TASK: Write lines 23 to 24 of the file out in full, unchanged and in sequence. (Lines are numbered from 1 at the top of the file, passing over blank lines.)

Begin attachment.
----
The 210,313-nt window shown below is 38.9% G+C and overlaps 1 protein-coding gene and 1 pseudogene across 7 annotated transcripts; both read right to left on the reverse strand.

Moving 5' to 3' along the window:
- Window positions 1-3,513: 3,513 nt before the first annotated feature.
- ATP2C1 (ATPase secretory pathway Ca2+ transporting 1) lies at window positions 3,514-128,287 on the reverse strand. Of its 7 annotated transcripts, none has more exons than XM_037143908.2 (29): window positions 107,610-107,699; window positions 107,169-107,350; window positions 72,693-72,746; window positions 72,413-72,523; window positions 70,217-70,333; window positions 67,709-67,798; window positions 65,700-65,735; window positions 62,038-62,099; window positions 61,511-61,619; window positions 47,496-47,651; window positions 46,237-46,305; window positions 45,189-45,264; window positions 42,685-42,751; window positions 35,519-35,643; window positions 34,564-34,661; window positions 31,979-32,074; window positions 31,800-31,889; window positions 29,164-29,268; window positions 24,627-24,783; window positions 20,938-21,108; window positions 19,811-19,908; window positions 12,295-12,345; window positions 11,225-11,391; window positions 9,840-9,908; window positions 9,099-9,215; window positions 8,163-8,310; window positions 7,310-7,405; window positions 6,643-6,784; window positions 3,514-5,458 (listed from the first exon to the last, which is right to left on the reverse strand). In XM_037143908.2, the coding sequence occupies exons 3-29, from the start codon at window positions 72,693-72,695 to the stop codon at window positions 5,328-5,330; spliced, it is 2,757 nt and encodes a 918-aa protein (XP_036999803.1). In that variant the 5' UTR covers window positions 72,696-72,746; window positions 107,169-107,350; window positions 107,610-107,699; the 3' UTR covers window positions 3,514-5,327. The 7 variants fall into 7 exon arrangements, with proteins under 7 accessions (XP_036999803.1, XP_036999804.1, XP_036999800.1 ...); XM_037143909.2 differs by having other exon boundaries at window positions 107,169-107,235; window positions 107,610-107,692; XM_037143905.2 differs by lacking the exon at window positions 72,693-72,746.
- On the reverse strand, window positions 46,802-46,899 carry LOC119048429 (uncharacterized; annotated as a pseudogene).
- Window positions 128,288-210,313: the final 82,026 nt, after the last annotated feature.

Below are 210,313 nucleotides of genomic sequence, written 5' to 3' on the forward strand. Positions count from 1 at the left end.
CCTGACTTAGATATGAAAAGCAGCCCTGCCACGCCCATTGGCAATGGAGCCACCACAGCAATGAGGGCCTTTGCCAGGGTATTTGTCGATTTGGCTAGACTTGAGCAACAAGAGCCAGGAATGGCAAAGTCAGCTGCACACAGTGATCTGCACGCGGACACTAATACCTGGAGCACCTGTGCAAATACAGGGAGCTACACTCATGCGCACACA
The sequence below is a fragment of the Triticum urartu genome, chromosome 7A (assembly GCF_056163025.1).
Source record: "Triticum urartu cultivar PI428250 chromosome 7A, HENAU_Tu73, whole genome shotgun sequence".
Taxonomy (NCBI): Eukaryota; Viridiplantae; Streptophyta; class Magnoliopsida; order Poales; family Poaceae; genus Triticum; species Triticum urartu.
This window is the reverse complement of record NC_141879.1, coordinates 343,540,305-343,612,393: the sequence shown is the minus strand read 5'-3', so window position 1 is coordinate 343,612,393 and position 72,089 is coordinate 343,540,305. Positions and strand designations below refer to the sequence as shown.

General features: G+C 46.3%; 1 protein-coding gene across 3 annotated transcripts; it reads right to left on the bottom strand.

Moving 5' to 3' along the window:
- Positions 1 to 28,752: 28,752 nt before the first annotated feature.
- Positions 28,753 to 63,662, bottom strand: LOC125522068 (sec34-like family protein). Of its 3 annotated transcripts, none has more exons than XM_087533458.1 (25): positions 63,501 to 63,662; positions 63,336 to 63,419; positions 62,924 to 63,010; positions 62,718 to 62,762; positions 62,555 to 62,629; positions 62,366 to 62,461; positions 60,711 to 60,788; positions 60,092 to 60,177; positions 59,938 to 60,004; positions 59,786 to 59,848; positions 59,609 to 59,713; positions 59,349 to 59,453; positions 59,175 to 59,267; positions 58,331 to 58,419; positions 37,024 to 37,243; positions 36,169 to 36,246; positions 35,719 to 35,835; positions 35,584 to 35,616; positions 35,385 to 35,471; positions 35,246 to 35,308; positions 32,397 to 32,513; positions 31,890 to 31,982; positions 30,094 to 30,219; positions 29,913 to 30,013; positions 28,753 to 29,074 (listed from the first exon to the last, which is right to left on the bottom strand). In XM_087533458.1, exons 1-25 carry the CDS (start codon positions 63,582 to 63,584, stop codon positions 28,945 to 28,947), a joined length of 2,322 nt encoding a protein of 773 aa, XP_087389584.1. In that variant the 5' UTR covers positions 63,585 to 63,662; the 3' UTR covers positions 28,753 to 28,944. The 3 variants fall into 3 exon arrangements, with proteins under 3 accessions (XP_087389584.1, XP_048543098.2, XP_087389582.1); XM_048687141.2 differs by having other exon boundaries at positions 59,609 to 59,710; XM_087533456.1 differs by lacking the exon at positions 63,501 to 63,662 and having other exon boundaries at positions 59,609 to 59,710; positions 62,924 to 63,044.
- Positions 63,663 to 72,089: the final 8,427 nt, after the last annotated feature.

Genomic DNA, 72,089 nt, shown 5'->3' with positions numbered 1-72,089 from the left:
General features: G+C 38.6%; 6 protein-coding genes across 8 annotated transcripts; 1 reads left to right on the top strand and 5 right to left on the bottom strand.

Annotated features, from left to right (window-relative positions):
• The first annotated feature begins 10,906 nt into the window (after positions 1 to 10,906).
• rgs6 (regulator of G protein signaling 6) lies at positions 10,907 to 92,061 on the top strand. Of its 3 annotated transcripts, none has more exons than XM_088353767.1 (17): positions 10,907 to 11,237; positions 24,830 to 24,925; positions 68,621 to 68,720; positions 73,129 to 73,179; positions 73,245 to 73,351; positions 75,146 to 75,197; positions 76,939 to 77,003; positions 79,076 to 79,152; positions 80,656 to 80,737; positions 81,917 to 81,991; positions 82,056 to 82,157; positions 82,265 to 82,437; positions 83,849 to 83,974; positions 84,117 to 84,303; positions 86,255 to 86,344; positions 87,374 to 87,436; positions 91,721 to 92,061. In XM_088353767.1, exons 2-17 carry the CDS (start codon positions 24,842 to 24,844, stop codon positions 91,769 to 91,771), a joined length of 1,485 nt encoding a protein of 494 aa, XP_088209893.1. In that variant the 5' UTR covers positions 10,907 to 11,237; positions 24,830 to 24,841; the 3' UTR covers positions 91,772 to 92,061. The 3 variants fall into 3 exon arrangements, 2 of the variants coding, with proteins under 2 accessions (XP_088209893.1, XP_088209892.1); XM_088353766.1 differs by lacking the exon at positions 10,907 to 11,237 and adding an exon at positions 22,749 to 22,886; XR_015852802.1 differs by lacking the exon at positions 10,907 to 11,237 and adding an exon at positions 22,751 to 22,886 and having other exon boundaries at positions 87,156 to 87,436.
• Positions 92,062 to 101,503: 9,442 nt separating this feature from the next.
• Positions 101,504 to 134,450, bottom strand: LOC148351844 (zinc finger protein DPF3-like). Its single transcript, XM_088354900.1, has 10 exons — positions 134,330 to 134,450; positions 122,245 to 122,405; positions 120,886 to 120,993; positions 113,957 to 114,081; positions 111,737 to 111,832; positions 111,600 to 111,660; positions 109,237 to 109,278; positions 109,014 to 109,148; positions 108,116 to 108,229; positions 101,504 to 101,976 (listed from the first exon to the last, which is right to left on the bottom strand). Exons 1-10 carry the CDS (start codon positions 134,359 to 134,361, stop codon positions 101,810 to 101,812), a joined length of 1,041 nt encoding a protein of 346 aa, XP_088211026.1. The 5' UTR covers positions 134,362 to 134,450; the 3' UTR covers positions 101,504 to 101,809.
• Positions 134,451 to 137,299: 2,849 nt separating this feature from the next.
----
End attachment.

• Positions 92,062 to 101,503: 9,442 nt separating this feature from the next.
• Positions 101,504 to 134,450, bottom strand: LOC148351844 (zinc finger protein DPF3-like). Its single transcript, XM_088354900.1, has 10 exons — positions 134,330 to 134,450; positions 122,245 to 122,405; positions 120,886 to 120,993; positions 113,957 to 114,081; positions 111,737 to 111,832; positions 111,600 to 111,660; positions 109,237 to 109,278; positions 109,014 to 109,148; positions 108,116 to 108,229; positions 101,504 to 101,976 (listed from the first exon to the last, which is right to left on the bottom strand). Exons 1-10 carry the CDS (start codon positions 134,359 to 134,361, stop codon positions 101,810 to 101,812), a joined length of 1,041 nt encoding a protein of 346 aa, XP_088211026.1. The 5' UTR covers positions 134,362 to 134,450; the 3' UTR covers positions 101,504 to 101,809.